Budget deal may have been reached

September 18, 2008 7:12:27 PM PDT
It's 80 days late, but it appears a state budget deal has finally been reached. Lawmakers announced the agreement late this afternoon that includes several concessions demanded by the governor.

According to the governor's office, they are saying, "It appears there is an agreement." Legislative leaders have found a way to stop the governor from vetoing the state budget. When they met with Governor Arnold Schwarzenegger (R) of California on Thursday, they got it clear he wanted two things fixed.

The state reserves were too easy to raid and the accounting gimmicks published California families too much. Given that the state budget is three months late and lots of state funded services are hanging by a thread literally, the leaders caved.

They gave the governor the following: tighter controls on the state's rainy day fund, eliminating the proposal that temporarily withheld an extra 10 percent from people's paychecks, doubling the penalty for corporations that underreport their taxes, and removing the tax amnesty program for them to collect taxes from dead beats.

Leaders are relived a deal has been reached.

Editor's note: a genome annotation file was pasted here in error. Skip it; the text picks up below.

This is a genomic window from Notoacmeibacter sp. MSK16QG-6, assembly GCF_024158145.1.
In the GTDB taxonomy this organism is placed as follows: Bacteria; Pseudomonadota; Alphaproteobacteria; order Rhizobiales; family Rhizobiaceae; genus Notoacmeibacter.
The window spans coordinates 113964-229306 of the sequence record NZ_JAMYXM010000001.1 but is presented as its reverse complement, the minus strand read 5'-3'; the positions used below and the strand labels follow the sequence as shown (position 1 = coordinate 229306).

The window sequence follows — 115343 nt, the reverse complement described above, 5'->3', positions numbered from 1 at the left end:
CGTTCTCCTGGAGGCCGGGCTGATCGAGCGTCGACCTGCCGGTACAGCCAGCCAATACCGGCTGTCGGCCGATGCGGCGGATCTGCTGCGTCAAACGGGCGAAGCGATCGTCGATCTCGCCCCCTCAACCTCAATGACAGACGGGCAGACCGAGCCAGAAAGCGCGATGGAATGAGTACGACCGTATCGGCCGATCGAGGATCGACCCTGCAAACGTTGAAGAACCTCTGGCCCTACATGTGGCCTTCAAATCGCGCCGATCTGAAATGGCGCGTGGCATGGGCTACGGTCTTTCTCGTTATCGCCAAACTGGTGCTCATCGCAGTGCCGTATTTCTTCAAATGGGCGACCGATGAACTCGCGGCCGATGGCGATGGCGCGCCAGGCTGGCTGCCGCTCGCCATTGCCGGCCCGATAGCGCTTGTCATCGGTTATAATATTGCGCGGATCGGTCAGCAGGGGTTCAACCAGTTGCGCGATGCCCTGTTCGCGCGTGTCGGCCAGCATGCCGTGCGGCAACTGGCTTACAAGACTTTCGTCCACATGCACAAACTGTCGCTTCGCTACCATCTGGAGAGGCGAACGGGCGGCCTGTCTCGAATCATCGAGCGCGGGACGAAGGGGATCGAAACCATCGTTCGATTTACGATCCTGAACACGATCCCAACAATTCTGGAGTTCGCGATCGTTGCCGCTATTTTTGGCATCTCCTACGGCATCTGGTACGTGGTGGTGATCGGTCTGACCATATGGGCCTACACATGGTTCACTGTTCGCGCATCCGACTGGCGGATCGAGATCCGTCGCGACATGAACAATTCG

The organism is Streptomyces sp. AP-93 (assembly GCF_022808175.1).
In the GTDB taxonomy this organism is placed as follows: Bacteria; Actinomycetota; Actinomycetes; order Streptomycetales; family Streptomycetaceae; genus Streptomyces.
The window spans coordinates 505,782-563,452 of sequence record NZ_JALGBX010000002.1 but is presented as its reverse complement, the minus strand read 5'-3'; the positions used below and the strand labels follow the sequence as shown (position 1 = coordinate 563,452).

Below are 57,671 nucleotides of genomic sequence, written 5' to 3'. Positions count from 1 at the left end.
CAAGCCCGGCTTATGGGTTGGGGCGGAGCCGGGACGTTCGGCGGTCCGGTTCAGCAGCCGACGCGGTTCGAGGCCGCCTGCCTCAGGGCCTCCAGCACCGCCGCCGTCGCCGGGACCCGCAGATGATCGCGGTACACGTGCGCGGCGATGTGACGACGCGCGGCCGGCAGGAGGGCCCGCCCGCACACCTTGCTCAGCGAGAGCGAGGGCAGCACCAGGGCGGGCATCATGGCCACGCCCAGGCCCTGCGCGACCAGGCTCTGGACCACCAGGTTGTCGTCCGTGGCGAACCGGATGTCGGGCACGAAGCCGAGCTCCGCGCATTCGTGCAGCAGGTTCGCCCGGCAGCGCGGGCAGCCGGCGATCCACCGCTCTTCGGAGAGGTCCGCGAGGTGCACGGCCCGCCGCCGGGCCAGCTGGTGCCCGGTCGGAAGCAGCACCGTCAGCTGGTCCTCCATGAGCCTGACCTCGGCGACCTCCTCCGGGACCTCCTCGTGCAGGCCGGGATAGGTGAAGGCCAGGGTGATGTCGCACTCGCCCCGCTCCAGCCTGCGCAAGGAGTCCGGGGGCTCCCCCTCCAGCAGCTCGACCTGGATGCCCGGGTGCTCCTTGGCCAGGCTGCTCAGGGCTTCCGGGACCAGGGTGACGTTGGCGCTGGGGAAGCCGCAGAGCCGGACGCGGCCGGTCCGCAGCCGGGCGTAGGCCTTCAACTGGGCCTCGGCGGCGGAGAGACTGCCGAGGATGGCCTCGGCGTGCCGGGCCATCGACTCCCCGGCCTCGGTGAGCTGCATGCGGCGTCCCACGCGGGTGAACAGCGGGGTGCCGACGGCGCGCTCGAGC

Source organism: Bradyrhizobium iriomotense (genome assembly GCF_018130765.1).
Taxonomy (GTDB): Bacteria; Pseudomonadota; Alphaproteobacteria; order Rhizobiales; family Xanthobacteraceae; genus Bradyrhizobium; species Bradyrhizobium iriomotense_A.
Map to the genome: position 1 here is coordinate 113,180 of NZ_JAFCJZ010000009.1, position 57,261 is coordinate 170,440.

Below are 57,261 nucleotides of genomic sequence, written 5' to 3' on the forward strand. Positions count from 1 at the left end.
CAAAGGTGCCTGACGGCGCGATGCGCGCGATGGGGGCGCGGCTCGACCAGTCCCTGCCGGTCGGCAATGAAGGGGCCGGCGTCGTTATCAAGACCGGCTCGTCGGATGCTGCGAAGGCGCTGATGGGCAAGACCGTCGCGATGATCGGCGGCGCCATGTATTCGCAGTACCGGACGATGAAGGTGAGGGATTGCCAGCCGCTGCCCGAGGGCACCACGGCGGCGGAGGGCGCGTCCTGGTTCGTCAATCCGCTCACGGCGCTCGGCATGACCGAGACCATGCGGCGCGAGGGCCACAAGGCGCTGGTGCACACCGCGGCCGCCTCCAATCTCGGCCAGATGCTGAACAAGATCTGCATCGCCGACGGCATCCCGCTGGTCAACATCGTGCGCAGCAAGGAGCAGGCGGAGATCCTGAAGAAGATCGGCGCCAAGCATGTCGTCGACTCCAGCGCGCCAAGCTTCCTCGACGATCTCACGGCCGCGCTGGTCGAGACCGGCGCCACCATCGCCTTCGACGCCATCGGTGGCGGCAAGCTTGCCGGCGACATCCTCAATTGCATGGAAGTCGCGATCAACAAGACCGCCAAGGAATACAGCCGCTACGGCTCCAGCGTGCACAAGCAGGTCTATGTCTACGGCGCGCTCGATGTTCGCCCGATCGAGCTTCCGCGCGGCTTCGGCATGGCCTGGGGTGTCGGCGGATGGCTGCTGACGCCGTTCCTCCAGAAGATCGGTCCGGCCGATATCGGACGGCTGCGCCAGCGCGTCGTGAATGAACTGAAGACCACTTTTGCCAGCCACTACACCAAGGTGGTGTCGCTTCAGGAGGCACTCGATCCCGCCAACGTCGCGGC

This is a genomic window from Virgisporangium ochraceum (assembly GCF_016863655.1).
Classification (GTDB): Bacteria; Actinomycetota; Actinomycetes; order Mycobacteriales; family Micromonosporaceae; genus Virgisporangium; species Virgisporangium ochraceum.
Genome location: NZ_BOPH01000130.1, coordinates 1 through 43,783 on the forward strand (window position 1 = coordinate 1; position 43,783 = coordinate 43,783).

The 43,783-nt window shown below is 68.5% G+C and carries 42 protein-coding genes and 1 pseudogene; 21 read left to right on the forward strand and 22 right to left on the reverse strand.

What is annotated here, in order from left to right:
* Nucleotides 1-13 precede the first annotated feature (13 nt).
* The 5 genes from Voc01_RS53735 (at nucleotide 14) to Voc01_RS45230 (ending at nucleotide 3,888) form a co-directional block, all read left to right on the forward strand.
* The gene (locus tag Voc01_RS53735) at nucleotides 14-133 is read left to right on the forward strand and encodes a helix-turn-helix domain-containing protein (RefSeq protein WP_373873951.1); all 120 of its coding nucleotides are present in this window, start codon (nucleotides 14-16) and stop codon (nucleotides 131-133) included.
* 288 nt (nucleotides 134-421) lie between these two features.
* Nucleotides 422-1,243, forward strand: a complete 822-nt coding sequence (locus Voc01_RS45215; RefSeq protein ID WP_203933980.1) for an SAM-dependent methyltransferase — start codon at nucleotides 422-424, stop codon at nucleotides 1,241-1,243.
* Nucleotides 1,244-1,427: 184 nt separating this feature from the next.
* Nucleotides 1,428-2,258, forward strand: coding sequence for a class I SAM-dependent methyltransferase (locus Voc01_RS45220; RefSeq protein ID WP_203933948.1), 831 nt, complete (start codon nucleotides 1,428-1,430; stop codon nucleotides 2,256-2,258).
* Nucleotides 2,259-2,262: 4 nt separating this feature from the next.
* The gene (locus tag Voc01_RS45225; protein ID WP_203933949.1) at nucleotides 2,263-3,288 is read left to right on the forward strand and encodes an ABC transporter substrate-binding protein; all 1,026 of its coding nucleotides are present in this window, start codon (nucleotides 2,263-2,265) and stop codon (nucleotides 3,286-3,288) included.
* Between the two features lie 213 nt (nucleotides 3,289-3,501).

"I'm glad it's over and I don't think any of us, like I said before, would put this on a highlight reel, but it is 80 days late, real people are getting hurt, the governor is absolutely convinced that the best thing to do is veto it. That would set us back lord knows how long," said State Senator Don Perata (D) of Oakland.

"We will be voting on the compromise that the five of us agreed to this morning and hopefully this will bring an end to the 80 plus painful days in the state of California that we have gone without a budget," said Assembly speaker Karen Bass (D) of Los Angeles.

The leaders will meet with the governor once again on Friday to make sure he is happy. Keep in mind he's known for adding last-minute demands, but barring that, late afternoon votes are scheduled for Friday and once the governor signs the budget California can start paying its bills and state services can receive their money.


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